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Rockets charting unconventional path to success in the West

1. Surrender your most accomplished star to season-ending knee surgery.

2. Trade your starting point guard for a backup.

3. Rely on two stars who have missed 226 games over the last four years.

Such is the game plan for the Rockets, who are 17-5 since Tracy McGrady left in February to undergo microfracture knee surgery. They've made the league a better place by not only contending with San Antonio for the lead in the Southwest but also by restoring Orlando's hopes by dealing starting point guard Rafer Alston to the Magic as part of the three-team deadline trade that brought Kyle Lowry as a backup point to Houston. In the meantime, Yao Ming and Ron Artest have overcome their issues of years past to emerge as reliable stars for the Rockets.

None of this was predictable last fall, when the Rockets appeared to have a team capable of winning a playoff series for the first time in a dozen years. They're still reaching for that goal, though by an entirely different means.

Once a team built around the offense of McGrady and Yao, Houston now uses a blue-collar rotation, pushed up the floor by young point guards Aaron Brooks and Lowry. The new look is embodied by Luis Scola, Shane Battier and Artest, who provide the defensive energy that enables Yao to finish with his passing and scoring at the other end.

Coach Rick Adelman's record of success is taken for granted -- he's headed to the playoffs for the 16th time in 18 years -- but he should be among the Coach of the Year favorites for rewriting and then installing a relatively bug-free operating system throughout the season. It hasn't been as easy as he's made it look.

"The thing he refers a lot to when he's speaking to us in the locker room," guard Brent Barry said of Adelman, "is how resilient this team has been and how much it's responded over the last season and this season. It's the one thing that he feels like the players can hang their hat on."

The team that won 22 straight last season despite of injuries to Yao and McGrady had the same stubbornness as this group, which overcame McGrady's one-legged ineffectiveness, Battier's absence for 22 games as he recovered from ankle surgery, and an ankle sprain that limited Artest for much of the first half. The Rockets are hoping for the return of backup forward Carl Landry, who suffered a bullet wound to his left calf as the victim of a late-night shooting March 17.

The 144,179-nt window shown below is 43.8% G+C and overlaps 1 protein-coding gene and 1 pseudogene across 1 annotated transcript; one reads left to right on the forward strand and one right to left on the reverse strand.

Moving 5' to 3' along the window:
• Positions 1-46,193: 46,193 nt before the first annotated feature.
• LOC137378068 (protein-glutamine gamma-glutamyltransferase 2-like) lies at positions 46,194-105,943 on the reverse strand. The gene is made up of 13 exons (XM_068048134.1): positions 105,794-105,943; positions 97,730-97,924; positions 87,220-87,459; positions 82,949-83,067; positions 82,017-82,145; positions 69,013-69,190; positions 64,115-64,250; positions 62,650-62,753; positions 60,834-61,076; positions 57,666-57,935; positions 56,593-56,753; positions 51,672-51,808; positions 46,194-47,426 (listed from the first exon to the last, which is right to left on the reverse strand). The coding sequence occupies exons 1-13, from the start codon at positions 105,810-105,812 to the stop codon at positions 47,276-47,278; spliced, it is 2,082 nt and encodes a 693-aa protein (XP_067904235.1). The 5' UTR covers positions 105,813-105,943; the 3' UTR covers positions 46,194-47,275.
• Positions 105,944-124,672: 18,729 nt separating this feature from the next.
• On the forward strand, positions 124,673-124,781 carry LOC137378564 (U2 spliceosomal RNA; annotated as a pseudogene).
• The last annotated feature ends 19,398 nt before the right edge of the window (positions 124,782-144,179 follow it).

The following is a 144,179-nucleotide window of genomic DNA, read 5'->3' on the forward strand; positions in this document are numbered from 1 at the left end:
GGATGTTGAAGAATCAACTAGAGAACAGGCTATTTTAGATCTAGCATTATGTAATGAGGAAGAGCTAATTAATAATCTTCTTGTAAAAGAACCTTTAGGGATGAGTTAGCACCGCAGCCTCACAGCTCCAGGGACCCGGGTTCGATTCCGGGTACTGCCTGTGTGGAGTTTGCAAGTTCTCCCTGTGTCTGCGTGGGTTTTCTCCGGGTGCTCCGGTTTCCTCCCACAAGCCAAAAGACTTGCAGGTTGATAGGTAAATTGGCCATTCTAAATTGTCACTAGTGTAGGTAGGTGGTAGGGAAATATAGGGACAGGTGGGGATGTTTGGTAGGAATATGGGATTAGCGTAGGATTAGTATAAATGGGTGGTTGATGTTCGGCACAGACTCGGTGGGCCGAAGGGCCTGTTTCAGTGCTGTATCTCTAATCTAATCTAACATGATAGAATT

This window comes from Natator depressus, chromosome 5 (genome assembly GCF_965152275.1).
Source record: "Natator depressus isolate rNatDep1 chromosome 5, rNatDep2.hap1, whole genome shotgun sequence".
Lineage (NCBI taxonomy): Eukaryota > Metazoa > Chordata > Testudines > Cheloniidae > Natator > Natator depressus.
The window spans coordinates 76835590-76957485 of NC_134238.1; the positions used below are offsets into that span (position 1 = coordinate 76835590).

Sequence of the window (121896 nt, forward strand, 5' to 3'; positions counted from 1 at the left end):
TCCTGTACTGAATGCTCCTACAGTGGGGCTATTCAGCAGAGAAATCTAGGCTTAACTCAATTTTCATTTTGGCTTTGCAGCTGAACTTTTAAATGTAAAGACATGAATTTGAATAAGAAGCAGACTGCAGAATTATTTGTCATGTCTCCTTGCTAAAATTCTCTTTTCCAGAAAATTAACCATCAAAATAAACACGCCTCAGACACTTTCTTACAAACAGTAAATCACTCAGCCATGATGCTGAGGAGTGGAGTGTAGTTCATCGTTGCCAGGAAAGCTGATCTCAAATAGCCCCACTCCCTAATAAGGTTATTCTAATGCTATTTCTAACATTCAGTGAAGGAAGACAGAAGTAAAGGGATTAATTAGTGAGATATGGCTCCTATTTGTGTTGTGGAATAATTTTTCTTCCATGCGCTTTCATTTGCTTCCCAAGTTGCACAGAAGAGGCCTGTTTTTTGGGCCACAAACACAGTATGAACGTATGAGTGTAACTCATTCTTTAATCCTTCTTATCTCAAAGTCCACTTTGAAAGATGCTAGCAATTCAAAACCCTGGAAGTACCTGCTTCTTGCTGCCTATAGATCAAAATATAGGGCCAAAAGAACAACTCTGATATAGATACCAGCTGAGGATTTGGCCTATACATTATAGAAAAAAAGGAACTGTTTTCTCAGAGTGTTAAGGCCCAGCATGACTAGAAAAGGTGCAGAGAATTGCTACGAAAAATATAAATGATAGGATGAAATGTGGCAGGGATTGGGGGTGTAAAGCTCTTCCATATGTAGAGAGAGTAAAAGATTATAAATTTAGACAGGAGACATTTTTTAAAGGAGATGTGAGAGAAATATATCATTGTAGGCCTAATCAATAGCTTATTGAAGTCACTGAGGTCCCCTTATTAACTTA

"I had an uneasy feeling when you come into a season and five of your top six players had surgery," Adelman said. "I've never had that before -- and it wasn't just minor surgeries."

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As ugly as the Rockets looked for much of the early season with the key players around Yao limping in and out of the trainer's room, they were an impressive 31-21 when McGrady stepped aside for good.

Houston is now 28-11 without McGrady this year, leading to speculation that the Rockets would be better off without him. But when healthy, he is a career 22.4-point scorer and one of the league's best passers. In his absence, the Rockets are having to do more with less. Instead of running the fluid passing game that distinguished his contending teams in Portland and Sacramento, Adelman has pieced together an offense that runs via defensive stops.

"Tracy was a guy we went through in the half court, and what made this team successful was those two guys,'' Adelman said of McGrady and Yao. "We have not run offensively what we would like to run because there just hasn't been the continuity. You have to adjust to your personnel. You can't force a certain way of play on them."

Artest has turned into a complementary three-point shooter (a career-best 41.2 percent) while averaging 17.0 points and creating zero public disturbances. Yao's minutes have been limited wisely to 33.4 coming off the Olympics last summer; as a result, he has missed only four games while leading the team with 19.6 points, 9.8 rebounds and 1.9 blocks.

The other indispensable Rocket has been 6-foot-9 Scola, an undersized power forward who has been among the league's hardest-working players while averaging 12.7 points and 8.8 rebounds.

"Scola has been our MVP, hands down," Battier said. "He's been our best player. He's been so consistent for us and he's really held us together. He's not a verbal guy but he's just played, just his passion ... and Yao's been great at times, he's been an anchor for us as well."

Can they win the championship? It will be tough to manage enough scoring without McGrady. A realistic hope is to win a playoff series and provide extended postseason experience for everyone from Yao to Brooks and Lowry, setting up the team to go deeper in the next couple of years with either a healthy McGrady or his replacement (as his contract expires after next season).

So tight is the top of the West that a short losing streak over the closing two weeks could drop the Rockets into the bottom of the bracket.

"That's why I'm hoping we're going to finish strong," Adelman said.

After so much upheaval, Adelman would like to see their resilience rewarded.